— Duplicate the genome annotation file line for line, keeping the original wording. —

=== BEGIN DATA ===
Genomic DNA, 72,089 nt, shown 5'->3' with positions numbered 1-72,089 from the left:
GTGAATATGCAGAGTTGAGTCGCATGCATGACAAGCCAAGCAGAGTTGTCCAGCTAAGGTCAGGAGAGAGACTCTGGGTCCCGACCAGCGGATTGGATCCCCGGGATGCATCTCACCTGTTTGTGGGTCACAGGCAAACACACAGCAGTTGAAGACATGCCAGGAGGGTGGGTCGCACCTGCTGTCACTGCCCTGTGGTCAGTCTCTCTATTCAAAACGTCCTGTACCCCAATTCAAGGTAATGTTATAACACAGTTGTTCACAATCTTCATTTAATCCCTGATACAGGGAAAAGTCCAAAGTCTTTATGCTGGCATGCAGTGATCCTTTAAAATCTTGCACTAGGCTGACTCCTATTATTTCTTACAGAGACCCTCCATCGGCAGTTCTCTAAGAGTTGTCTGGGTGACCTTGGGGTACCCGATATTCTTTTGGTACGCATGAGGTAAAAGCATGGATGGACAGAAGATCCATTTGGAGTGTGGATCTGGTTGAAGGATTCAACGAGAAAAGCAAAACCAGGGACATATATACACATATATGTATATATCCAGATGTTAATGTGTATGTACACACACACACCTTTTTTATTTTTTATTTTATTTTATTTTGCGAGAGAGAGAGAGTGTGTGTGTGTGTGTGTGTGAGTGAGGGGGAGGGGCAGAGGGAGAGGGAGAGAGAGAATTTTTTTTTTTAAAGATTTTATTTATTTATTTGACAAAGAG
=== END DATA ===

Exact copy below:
Genomic DNA, 72,089 nt, shown 5'->3' with positions numbered 1-72,089 from the left:
GTGAATATGCAGAGTTGAGTCGCATGCATGACAAGCCAAGCAGAGTTGTCCAGCTAAGGTCAGGAGAGAGACTCTGGGTCCCGACCAGCGGATTGGATCCCCGGGATGCATCTCACCTGTTTGTGGGTCACAGGCAAACACACAGCAGTTGAAGACATGCCAGGAGGGTGGGTCGCACCTGCTGTCACTGCCCTGTGGTCAGTCTCTCTATTCAAAACGTCCTGTACCCCAATTCAAGGTAATGTTATAACACAGTTGTTCACAATCTTCATTTAATCCCTGATACAGGGAAAAGTCCAAAGTCTTTATGCTGGCATGCAGTGATCCTTTAAAATCTTGCACTAGGCTGACTCCTATTATTTCTTACAGAGACCCTCCATCGGCAGTTCTCTAAGAGTTGTCTGGGTGACCTTGGGGTACCCGATATTCTTTTGGTACGCATGAGGTAAAAGCATGGATGGACAGAAGATCCATTTGGAGTGTGGATCTGGTTGAAGGATTCAACGAGAAAAGCAAAACCAGGGACATATATACACATATATGTATATATCCAGATGTTAATGTGTATGTACACACACACACCTTTTTTATTTTTTATTTTATTTTATTTTGCGAGAGAGAGAGAGTGTGTGTGTGTGTGTGTGTGAGTGAGGGGGAGGGGCAGAGGGAGAGGGAGAGAGAGAATTTTTTTTTTTAAAGATTTTATTTATTTATTTGACAAAGAG